Are You Ready for Step Eleven? – By Robert Weiss

      Sought through prayer and meditation to improve our conscious contact with God as we understood Him, praying only for knowledge of His will for us and the power to carry that out. Step eleven, like step ten, is not a step that is worked once and then forgotten. Instead, it is part of an ongoing (usually daily) ritual of recovery. That said, recovering addicts often find “prayer” and “meditation” to be somewhat baffling concepts. And some, especially those who began the recovery process as agnostics or atheists, may still be struggling with the idea of having a higher power at all. For these reasons (and many others), step eleven can be a difficult one to work. If you find yourself struggling with this step, take heart in the fact that you are not alone. Even the most devoutly spiritual and/or religious members of twelve-step recovery groups sometimes lose their… Continue reading

    Secrecy and Addiction – By Patty Powers

      If you attend 12-Step meetings you’re bound to hear a bunch of corny sayings like “Denial is not a river in Egypt.” You’ll either laugh or roll your eyes dismissively. Where you’re at with your recovery has a lot to do with how information gets filtered through the addict-mind, what your ears pick up. For example, if you’re at your first meetings because of coercion, either by family members or the court system, the inner response to pretty much everything said is, “This is bullshit”. Not everything bounces off a closed mind though. Usually something seeps in that might create a desire to check out another meeting one day. The truth has a way of finding a crack in the armor. Besides, it’s hard to dismiss a roomful of people who are no longer imprisoned by the isolation of active addiction and alcoholism. As a recovery coach, I’ve attended… Continue reading

    MECHANISMS OF CHANGE IN ADDICTION RECOVERY – By William L. White

    High degrees of variability in the pathways and styles of addiction recovery obscure shared mechanisms of change across such healing processes. The alcohol and drug problems arena is filled with professional claims and counterclaims, excessive marketing hype, and riveting personal testimonies of how such problems can be best resolved. The central stakeholders in these debates commonly assert that their particular ideas and methods constitute THE TRUTH, and wrap these claims in the mantle of science or personal/clinical experience. The resulting noise can leave listeners understandably bewildered about the nature of such problems and their ultimate solution. People recover with and without the ever-expanding menu of professional treatment; with and without medication support; with and without involvement in the growing networks of religious, spiritual, and secular recovery mutual aid groups; and with and without involvement in new recovery support institutions (from recovery homes and collegiate recovery communities to recovery cafes and… Continue reading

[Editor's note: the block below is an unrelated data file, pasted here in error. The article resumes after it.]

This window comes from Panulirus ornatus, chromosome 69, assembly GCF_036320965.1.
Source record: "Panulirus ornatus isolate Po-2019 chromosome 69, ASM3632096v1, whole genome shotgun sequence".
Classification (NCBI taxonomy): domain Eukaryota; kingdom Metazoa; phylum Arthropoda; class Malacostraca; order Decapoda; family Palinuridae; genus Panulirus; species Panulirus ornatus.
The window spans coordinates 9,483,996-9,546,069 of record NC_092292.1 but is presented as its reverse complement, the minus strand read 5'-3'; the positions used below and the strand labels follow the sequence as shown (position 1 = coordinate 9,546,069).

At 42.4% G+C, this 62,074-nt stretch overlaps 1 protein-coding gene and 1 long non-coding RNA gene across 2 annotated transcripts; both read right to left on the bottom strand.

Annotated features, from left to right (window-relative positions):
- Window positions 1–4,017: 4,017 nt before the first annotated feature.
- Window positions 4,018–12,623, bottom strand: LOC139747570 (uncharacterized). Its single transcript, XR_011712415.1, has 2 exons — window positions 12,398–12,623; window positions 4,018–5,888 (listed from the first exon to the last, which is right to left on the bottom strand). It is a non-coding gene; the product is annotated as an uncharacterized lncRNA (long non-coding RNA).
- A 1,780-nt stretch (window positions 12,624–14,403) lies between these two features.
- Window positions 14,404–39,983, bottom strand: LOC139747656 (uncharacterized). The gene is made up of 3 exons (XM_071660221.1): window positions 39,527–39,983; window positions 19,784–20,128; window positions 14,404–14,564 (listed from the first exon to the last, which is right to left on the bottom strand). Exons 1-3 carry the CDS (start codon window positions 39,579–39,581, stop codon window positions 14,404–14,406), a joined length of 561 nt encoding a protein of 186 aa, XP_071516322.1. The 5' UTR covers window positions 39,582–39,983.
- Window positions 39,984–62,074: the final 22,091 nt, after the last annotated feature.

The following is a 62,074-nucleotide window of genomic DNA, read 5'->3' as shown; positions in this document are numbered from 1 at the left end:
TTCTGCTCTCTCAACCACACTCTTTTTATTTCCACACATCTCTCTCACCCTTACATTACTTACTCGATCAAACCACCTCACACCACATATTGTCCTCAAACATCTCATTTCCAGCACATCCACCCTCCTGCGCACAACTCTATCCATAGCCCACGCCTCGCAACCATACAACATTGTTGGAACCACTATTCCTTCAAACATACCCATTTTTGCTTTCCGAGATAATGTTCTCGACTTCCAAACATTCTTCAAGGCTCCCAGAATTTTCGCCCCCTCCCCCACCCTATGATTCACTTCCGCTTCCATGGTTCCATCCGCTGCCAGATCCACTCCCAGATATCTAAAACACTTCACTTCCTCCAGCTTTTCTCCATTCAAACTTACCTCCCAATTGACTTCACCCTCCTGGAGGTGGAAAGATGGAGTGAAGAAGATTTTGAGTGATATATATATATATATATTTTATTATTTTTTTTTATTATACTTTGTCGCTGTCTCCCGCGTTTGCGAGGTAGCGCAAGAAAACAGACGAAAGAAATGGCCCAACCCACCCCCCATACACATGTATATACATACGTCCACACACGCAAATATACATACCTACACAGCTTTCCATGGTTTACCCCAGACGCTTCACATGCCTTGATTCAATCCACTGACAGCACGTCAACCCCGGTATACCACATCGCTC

Meeting People Where They Are At – By Kyczy Hawk

    A time of reflection. A time to cast the mind forward and the glance backward. A time to reset my intentions and to consider where my intentions have fallen by the wayside. How have my actions missed the mark? I am good with the practical, with the mundane, even with the technical. But relationships… they can trip me up. I am a recovering codependent. I have a weakness for otheration. When slightly stressed, when emotions run high, when my tank runs empty I fall into bad habits. I even fall into the habit of thought that “I should be better than this, I should be better by now, I should, I should, I should.” I am even codependent with my expectations of myself. (More on this later.) I have some tools to use when I am in a difficult relationship. These relationship difficulties can arise due to my own shortcomings,… Continue reading

    Addiction from a Friends Point of View

      I didn’t realize it at first, but I’m sure it was there. After countless days of coming home to them passed out on the couch, after so many bright mornings lost to drunken tirades, after so many little moments turn into major splinters, you slowly see what has been creeping in that dark space for what it is: the feeling of powerlessness. I felt it when I called her thirty times after midnight. Her last text expressed a desire for relief through suicide. I felt it every time I spoke with them and the person I loved was lost from their face, their voice, their movements. I saw it in my friend when their father demanded respect but dealt disrespect — lying to their family, lying to family friends, lying to himself. Every lie he told was just one more brick in the wall, a wall being built around… Continue reading